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Friendly Aquaponics
Special Newsletter

Number 16
April 2nd,  2013
Images from our farmily aquaponics farm
Aloha Friend,

Today we show photos of our Verticalis system! A little over a year ago, we developed a vertical growing system that can hold up to 80 plants per square foot of greenhouse space, that can be built by amateurs from common, readily-available materials. This is the Verticalis, and it will revolutionize growing in greenhouses and inside warehouses in the city, especially when artificial lighting is used.


Our "In The Farmily" column today, is by Tim, a funny little story about sailing, Part 2.


We will continue our two complementary regular columns soon (they are covering why the combination of aquaponics and energy-efficient greenhouses is an excellent solution to many of the worlds problems today), but will finish covering the Verticalis information first, so you can benefit from it (down below the turquoise band in the middle of the newsletter).


One-day New York Benefit Training: Saturday, June 8th: TableTop and Backyard Systems
(this is a BENEFIT, by donation). Registration will open soon!

New York Training;
June 10-14 (Monday thru Friday) , the 5-day Commercial Aquaponics and Energy Efficient Greenhouse Training, $1,495 per person (this special $1,000 off discount only applies until April 25th).
Click here to register for the New York Training!

Click here to find out more about the New York Training!


Tennessee
Commercial Aquaponics and Energy Efficient Greenhouse Training, $1,495 per person (this special $1,000 off discount only applies until April 15th). First 5-day  training: June 17-21st (register here for first Tennessee training). . Second 5-day training: June 24-28th (register here for Tennessee second training).

(Click here for more information on Tennessee trainings).

These five-day trainings allow you to travel during the weekend so that you only need to take a week off your busy life to attend.

All of these five-day trainings include our $999 DIY Commercial Aquaponics package, $998 DIY Farmer's Market Aquaponic Solar Greenhouse package, $1,998 DIY Commercial Aquaponic Solar Greenhouse package, and new $295 DIY Commercial Tilapia Hatchery manual as course materials, plus our Plywood/Epoxy/ Tank manual, CAD construction drawings for all greenhouses and aquaponics systems, and much more!

If you're located near Tennessee, Randy and Katie give regular free farm tours of their aquaponics systems and greenhouses to introduce the public to the benefits of aquaponics and energy-efficient greenhouse growing. Call Randy and Katie at 256-679-9488 or email Randy to find out when the next farm tour is scheduled.


More details of the Aquaponics Technology course here.


More details of the Aquaponic Solar Greenhouse course here.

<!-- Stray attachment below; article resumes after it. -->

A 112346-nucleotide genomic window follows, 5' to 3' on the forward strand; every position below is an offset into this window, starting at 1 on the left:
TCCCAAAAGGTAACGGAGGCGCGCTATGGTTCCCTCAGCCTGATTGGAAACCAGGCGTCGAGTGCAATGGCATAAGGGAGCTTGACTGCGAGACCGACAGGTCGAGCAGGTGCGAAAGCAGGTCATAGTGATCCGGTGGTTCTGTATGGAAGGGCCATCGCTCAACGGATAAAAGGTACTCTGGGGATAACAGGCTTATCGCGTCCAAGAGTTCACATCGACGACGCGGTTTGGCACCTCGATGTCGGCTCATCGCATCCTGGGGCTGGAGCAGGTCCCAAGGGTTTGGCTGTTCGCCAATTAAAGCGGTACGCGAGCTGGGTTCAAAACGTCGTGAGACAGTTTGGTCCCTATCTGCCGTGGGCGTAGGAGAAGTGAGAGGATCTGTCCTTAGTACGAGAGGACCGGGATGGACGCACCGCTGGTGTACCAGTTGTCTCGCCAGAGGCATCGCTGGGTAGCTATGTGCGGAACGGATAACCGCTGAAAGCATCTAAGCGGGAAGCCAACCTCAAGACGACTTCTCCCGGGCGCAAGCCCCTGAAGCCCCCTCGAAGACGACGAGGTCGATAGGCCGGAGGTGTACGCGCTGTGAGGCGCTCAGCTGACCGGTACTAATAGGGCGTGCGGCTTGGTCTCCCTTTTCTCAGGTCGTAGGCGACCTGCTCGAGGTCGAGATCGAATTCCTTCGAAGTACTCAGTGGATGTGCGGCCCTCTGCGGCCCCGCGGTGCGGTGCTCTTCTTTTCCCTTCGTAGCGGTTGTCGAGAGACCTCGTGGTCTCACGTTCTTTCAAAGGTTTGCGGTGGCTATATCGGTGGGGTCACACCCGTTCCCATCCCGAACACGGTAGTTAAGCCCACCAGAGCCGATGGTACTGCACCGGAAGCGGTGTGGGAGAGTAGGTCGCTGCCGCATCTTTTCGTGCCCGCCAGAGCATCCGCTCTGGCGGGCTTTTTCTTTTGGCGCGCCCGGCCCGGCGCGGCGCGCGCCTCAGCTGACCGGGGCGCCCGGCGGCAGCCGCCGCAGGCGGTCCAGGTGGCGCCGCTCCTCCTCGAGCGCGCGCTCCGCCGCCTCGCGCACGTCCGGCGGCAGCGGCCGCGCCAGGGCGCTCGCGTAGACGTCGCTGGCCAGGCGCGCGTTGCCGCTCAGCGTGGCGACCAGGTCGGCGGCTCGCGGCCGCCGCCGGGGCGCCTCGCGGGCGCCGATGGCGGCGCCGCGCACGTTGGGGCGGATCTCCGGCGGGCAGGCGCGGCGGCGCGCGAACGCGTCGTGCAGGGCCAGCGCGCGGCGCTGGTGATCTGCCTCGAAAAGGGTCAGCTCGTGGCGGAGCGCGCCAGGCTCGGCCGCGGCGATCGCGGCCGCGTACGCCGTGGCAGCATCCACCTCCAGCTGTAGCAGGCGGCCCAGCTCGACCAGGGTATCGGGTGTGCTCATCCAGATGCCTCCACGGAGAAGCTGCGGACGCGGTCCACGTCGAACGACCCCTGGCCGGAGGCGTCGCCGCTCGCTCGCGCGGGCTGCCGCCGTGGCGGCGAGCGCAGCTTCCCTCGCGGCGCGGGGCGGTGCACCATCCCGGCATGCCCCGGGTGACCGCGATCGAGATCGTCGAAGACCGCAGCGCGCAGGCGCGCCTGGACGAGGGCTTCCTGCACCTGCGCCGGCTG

More details of the Commercial Aquaponics course here.

For smaller home backyard and apartment systems, please read on:
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!Purchase Construction Plans and Operating Info for 4 Different Sizes of Table Top Aquaponics Systems $49.95

Our TableTop System package includes easy-to-understand building instructions and operating information for 4 different sizes of small aquaponic systems based on our years of experience. Anyone can build a system out of plastic barrels or IBC totes, but operating one successfully without good and easily-understood information can be frustrating. You simply use the "Daily Operations Checklist" in the manual and follow the step-by-step instructions on your way to success. We also cover how to make aquaponics systems out of weird things like old refrigerators and door frames; this makes aquaponics much more economical to get started in, and fun too!

We spent hundreds of thousands of dollars, hundreds of hours, and built our first commercial aquaponics systems with FAR less information than this manual contains. We included all the information learned from that experience in this manual so you don't need to make any of the same mistakes we did.

Learn about our TableTop Systems!

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The Amicus Verticalis, Or Friendly Verticals, Part 2:

2. Technology Of The Verticalis


The Verticalis uses cheap, easily available construction lumber for its structure and food-grade 4-inch thin wall Schedule 40 PVC drainpipe for the water channels.



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(Photo above) The "business end" of the first generation Verticalis. Note the water path: small white tubing comes into a “rack” of piping at the top left, the water goes through that pipe and goes to the next lower rack where Jeff has his right hand resting. And so on and so on, down to the bottom right, where it exits into the small black cement trough. In this installation of a single Verticalis, there is a second pump in the black trough that pumps water back into the vegetable trough behind Jeff.

 

In a regular greenhouse installation, there would be an overhead water supply manifold, a lower sanitary water drain manifold (no black trough), and these Verticali would be stacked right up against each other, long sides to long sides. If used this way, you can put 20,000 plants (or more!) into a floor area that is 20 feet by 30 feet.